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Alaska Legislature

Alaska lawmakers remain split on dividend with 3 weeks left in session

Sen. Bert Stedman, R-Sitka, and Sen. Natasha von Imhof, R-Anchorage, sit as co-chairs of the Senate Finance Committee during a meeting Tuesday, April 23, 2019. (James Brooks / ADN)

JUNEAU — With three weeks remaining in the regular session of the 31st Alaska Legislature, lawmakers have not settled on an amount for the Permanent Fund dividend.

Neither the budget proposed by the House of Representatives nor the one suggested by the Senate Finance Committee contains a firm dividend amount, but agreement on the dividend is necessary for lawmakers to wrap up the state budget this year. The budget proposed by Gov. Mike Dunleavy does contain a firm dividend amount, but lawmakers are reluctant to accept the steep service cuts and municipal tax hikes that budget requires.

Sen. Bert Stedman, R-Sitka and co-chairman of the Senate Finance Committee, said the Senate budget does not currently contain a dividend amount, but that could still change.

“We are not done with the operating budget at this table … I would not be surprised if that’s one of the issues that comes up,” he said.

A Tuesday morning hearing of the Senate Finance Committee showed members with a spectrum of ideas but no agreement.

“I think you all understand the budget process is not complete, and you know you face a debate on the tradeoff between dividends and deficits and dividends and government expenditures,” David Teal, director of the nonpartisan Legislative Finance Division, told the committee. “With that, you’ve got some real tough decisions ahead.”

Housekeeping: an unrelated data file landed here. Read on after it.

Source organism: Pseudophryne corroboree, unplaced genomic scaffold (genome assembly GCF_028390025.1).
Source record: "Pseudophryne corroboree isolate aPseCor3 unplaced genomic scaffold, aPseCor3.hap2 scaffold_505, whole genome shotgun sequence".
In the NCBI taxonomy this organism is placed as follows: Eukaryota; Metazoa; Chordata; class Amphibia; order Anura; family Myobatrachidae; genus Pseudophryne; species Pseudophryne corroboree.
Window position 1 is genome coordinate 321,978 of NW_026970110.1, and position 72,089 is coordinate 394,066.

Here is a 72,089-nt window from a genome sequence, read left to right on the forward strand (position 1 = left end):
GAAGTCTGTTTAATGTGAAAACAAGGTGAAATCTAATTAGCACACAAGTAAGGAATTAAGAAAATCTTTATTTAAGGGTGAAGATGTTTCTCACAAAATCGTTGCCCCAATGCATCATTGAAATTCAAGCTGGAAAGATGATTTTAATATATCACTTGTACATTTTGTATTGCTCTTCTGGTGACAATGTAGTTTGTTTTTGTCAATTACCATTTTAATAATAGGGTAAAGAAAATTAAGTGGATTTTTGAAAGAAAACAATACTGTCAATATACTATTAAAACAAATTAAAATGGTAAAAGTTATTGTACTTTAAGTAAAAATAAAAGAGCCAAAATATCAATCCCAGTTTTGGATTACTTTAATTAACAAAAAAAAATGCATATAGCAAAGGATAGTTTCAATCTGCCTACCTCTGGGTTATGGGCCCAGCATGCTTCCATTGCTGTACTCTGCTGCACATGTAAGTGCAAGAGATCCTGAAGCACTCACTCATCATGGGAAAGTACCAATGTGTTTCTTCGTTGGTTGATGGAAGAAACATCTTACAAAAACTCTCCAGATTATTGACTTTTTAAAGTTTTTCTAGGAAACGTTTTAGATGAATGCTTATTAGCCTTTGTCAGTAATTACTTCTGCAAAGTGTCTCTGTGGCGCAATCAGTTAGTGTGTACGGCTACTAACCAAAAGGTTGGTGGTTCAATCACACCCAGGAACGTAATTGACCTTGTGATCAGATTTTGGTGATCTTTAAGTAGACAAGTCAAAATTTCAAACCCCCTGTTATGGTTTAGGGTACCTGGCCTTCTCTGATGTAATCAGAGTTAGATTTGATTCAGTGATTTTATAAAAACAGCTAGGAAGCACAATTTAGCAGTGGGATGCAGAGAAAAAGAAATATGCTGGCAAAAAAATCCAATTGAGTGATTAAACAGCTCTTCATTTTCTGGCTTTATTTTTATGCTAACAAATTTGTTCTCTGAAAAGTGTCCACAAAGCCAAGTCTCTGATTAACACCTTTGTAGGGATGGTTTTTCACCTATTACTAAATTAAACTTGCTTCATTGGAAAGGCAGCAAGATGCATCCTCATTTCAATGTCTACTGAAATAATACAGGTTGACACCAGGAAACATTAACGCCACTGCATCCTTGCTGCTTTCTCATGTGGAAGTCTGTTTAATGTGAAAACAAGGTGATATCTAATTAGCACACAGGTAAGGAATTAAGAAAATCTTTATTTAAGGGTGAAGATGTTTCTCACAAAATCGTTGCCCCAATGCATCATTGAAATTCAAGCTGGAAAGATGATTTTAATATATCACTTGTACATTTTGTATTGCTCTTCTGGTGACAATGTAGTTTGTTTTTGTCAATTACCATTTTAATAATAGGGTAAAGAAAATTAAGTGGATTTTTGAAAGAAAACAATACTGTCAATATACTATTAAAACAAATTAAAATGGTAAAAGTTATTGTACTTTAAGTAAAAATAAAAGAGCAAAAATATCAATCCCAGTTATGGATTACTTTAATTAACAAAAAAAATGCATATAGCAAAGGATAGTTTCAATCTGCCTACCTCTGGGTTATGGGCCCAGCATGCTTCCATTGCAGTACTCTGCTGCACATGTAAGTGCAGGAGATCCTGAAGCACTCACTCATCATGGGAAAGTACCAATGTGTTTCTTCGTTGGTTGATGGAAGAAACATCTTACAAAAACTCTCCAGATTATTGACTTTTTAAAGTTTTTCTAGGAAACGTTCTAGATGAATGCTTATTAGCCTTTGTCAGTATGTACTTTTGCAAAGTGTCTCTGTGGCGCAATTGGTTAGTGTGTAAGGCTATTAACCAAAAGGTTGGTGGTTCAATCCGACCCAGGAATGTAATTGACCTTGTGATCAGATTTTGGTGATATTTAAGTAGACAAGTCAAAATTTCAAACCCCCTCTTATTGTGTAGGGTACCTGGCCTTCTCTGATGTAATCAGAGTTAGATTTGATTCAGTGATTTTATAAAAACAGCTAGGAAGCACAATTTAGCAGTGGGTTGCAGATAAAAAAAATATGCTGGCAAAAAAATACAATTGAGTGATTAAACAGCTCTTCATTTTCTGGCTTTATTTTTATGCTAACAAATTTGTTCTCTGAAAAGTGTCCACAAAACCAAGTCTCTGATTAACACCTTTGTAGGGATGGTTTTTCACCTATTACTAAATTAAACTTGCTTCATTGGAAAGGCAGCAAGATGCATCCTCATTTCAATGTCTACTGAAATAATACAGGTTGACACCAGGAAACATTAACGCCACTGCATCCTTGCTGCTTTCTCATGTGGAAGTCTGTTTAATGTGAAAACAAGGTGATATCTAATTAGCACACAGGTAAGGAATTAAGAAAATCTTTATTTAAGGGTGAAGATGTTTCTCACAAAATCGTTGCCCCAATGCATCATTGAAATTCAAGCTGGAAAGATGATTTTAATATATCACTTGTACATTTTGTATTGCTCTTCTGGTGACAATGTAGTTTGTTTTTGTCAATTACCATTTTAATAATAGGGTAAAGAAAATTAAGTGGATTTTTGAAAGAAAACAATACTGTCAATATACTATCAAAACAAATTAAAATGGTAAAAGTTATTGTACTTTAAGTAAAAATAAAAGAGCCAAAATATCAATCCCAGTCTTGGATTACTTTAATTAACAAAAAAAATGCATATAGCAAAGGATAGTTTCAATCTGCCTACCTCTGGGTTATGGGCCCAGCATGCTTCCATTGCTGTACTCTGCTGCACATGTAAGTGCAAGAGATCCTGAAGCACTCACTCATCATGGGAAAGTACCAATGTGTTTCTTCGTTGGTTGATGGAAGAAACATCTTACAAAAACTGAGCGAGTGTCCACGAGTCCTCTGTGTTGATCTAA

Rep. DeLena Johnson, R-Palmer, was not involved in Tuesday morning’s Senate arguments but said the disputes over the dividend amount cut across all political divides in the state.

“Whether you’re a communist, populist, socialist, capitalist or something else, you can argue a position on the Permanent Fund,” she said.

David Teal, director of the Legislative Finance Division, speaks to the Senate Finance Committee on Tuesday, April 23, 2019. (James Brooks / ADN)

With lawmakers refusing to consider tax increases, this year’s budget debate has turned into a binary tug of war between the dividend and expenses. Increase the dividend, and lawmakers are required to cut state services (or spend from savings). Increase spending, and the dividend must be cut.

“That is the tradeoff that not just the House but the Senate faces,” Teal said.

Sen. Lyman Hoffman, D-Bethel, said he wants to see lawmakers set a firm amount for the dividend that Alaskans can rely upon. He supports a “split,” where part of the treasury’s annual draw from the Alaska Permanent Fund is reserved for dividends and the rest is reserved for ordinary expenses, like roads and schools.

“I think it’s important to decide what the dividend is so that we, the people of Alaska, know what it will be, and it’s not a political football that’s tossed around every election cycle,” he said.

A 50-50 split has been proposed in the committee, but that would require more than $800 million in spending cuts when compared to the budget passed by lawmakers last year. That kind of cut isn’t being considered.

“If we do a 50-50 split, how do we get there?" Stedman asked Tuesday morning.

To answer that question, Hoffman has asked for analysis of a phased approach that involves a dividend of $1,600 for four years before the split begins.

Sen. Donny Olson, D-Golovin, said he’s interested in an analysis that phases in the split over time, changing from 75-25 to 66-33 to 60-40 in successive years.

For now, those ideas are not in any legislation. Teal is expected to return to the finance committee Thursday for further discussions.

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